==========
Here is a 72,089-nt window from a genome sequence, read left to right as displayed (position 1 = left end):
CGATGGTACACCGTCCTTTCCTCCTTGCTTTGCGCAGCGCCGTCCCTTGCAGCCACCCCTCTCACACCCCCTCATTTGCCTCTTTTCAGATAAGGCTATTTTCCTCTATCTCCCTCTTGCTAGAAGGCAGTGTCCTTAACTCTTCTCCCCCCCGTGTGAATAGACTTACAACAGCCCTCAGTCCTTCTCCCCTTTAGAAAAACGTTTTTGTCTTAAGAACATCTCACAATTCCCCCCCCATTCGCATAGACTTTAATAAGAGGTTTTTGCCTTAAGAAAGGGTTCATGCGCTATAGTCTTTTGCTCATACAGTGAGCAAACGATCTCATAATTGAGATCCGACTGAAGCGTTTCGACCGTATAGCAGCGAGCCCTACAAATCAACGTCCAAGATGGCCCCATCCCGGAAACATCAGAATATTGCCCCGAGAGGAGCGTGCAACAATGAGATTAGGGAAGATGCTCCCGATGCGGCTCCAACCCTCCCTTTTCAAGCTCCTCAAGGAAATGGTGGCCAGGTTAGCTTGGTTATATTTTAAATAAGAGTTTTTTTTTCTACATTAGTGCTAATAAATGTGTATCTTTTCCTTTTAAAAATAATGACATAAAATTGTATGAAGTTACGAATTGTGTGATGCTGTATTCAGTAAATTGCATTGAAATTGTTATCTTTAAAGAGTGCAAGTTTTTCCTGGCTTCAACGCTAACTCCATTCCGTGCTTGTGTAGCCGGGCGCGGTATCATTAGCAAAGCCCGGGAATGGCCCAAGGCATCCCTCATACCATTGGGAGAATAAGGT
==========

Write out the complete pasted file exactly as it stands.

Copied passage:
Here is a 72,089-nt window from a genome sequence, read left to right as displayed (position 1 = left end):
CGATGGTACACCGTCCTTTCCTCCTTGCTTTGCGCAGCGCCGTCCCTTGCAGCCACCCCTCTCACACCCCCTCATTTGCCTCTTTTCAGATAAGGCTATTTTCCTCTATCTCCCTCTTGCTAGAAGGCAGTGTCCTTAACTCTTCTCCCCCCCGTGTGAATAGACTTACAACAGCCCTCAGTCCTTCTCCCCTTTAGAAAAACGTTTTTGTCTTAAGAACATCTCACAATTCCCCCCCCATTCGCATAGACTTTAATAAGAGGTTTTTGCCTTAAGAAAGGGTTCATGCGCTATAGTCTTTTGCTCATACAGTGAGCAAACGATCTCATAATTGAGATCCGACTGAAGCGTTTCGACCGTATAGCAGCGAGCCCTACAAATCAACGTCCAAGATGGCCCCATCCCGGAAACATCAGAATATTGCCCCGAGAGGAGCGTGCAACAATGAGATTAGGGAAGATGCTCCCGATGCGGCTCCAACCCTCCCTTTTCAAGCTCCTCAAGGAAATGGTGGCCAGGTTAGCTTGGTTATATTTTAAATAAGAGTTTTTTTTTCTACATTAGTGCTAATAAATGTGTATCTTTTCCTTTTAAAAATAATGACATAAAATTGTATGAAGTTACGAATTGTGTGATGCTGTATTCAGTAAATTGCATTGAAATTGTTATCTTTAAAGAGTGCAAGTTTTTCCTGGCTTCAACGCTAACTCCATTCCGTGCTTGTGTAGCCGGGCGCGGTATCATTAGCAAAGCCCGGGAATGGCCCAAGGCATCCCTCATACCATTGGGAGAATAAGGT